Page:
Alfred “Pee Wee” Ellis, the songwriter, arranger, and multi-instrumentalist best known as the bandleader and arranger for the James Brown Orchestra during its most prolific and groundbreaking period, died on September 23. He was 80 years old.
“With great sadness, we have to announce that Pee Wee passed away last night following complications with his heart,” his family shared in a statement.
“We are working on plans to celebrate his wonderful life and hope you will all take time to listen to his music and continue his legacy.”
Ellis is considered one of the architects of funk, having co-written and arranged for Brown the landmark recordings “Cold Sweat” and “Say It Loud-I’m Black and I’m Proud.”
As Black Lives Matter protests swept the world last summer, nearly half a million people streamed the civil rights anthem “Say It Loud.”
“I’m deeply proud,” Ellis told The Independent, “to have played a part in creating a song that is inspiring young people today.”
Ellis was born in Bradenton, Florida on April 21, 1941. As a teen, he moved with his family to Rochester, NY, where he began playing professionally alongside fellow young musicians Chuck Mangione and Ron Carter; with his earnings he traveled to Manhattan and studied with jazz legend Sonny Rollins, establishing a lifelong friendship.
“I don’t know what possessed me to think it was OK to ask Sonny to teach me, but he was very forthcoming and generous,” Ellis shared in the same interview. Ellis then joined the James Brown entourage on the recommendation of trumpeter Waymon Reed.
Joining Brown’s band in early 1967, he instilled disciplined rehearsals and more sophisticated arrangements, leading to a string of unparalleled recordings and live performances.
“Being a jazz head, I really wasn’t that aware of James Brown when I joined the band, but my first night in the wings watching the show (which all new band members had to do) took my breath away…. I couldn’t believe what I was seeing,” Ellis recalled to ABC News in 2015.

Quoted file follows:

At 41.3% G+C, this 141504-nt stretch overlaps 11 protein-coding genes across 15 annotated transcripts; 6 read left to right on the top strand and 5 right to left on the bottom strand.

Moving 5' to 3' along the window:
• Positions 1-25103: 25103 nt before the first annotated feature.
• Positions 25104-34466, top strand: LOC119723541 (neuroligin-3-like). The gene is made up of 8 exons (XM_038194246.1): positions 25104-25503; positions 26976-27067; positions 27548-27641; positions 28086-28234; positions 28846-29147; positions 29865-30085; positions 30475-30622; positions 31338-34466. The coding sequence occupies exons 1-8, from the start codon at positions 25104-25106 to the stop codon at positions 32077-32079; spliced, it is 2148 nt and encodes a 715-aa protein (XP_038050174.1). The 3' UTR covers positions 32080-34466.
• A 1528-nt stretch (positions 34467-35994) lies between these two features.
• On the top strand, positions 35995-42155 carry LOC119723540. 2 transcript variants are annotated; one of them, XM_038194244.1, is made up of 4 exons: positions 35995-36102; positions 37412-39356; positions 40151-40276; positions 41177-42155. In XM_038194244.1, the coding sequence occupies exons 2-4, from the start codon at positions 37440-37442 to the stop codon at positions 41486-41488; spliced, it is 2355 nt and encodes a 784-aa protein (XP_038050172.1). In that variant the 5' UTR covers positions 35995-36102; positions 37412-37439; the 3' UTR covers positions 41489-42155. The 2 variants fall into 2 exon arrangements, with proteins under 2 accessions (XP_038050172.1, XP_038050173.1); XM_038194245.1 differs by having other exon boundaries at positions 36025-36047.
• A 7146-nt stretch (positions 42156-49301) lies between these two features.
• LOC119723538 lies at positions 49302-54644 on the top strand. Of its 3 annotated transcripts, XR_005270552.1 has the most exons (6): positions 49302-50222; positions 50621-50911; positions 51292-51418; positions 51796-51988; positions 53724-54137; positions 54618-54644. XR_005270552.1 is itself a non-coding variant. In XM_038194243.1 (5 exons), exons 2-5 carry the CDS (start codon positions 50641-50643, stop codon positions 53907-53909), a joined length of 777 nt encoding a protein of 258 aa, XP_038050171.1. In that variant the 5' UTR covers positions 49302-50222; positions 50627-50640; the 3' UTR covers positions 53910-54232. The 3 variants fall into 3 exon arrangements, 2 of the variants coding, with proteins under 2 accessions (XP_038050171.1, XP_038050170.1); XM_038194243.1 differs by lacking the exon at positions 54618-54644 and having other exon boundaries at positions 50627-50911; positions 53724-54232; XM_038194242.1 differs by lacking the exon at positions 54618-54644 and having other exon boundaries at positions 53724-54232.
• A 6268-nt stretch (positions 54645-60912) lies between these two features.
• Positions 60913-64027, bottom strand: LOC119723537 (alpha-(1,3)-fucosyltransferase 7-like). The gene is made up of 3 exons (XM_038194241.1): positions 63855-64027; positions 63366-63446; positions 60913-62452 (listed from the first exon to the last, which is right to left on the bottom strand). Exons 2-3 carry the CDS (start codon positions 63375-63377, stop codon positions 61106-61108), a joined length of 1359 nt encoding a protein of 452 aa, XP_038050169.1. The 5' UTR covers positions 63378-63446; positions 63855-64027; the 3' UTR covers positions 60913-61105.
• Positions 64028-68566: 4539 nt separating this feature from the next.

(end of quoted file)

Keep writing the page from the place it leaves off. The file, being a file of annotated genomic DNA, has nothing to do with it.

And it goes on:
In addition to Brown’s hits, Ellis wrote and orchestrated a series of instrumental recordings featuring his saxophone, including “The Chicken,” originally issued on Brown’s album The Popcorn. Ellis’s composition has become a staple of jazz and funk bands after its now-legendary cover by bassist Jaco Pastorius. Ellis also fronted a Brown offshoot band, The Dapps. All of these recordings provided foundational beats for generations of hip-hop producers.
Following his departure from the Brown camp in 1969, Ellis joined a reconstituted Blues Magoos for their ABC Records album, Gulf Coast Bound. He soon became a sought-after arranger for hire, working with the jazz-funk label CTI Records, R&B legend Esther Phillips, David Liebman, and many others.
In 1972, he co-founded the jazz-rock funk band Gotham, whose Motown album, Pass the Butter, whose tracks were sampled by several hip-hop artists including Cru feat. Black Rob and Lords of the Underground. Following a solo album release for Savoy, Ellis began a long stint as bandleader and arranger for Van Morrison.
Ellis had since performed with several bands, including The J.B. Horns, a reunion with former bandmates Maceo Parker and Fred Wesley; his own Pee Wee Ellis Assembly; Ginger Baker Jazz Confusion; and with a series of African artists both live and on record.
A resident of the UK since his work with Van Morrison, he received a doctorate from Bath Spa University in 2014.
Following the news of Ellis’ passing, his peers and colleagues have shared their tributes to him including James Brown’s tour manager Alan Leeds.
“Pee Wee put James Brown’s ideas to music. If JB created funk, so did Pee Wee Ellis. The only thing richer than his tone on his horn was his love of life and sense of humor.”
The Roots’ MC, Tariq “Black Thought” Trotter, who played Ellis in the 2014 James Brown biopic Get On Up, also shared a statement on his passing.
“Mr. Ellis was a brilliant musician, composer, and arranger. A leader and an innovator who rarely receives full credit for his many contributions. I was very honored when I was given the opportunity to portray such an unsung legend. I met Mr. Ellis briefly. He was a sweet man and his presence will be missed but not forgotten.”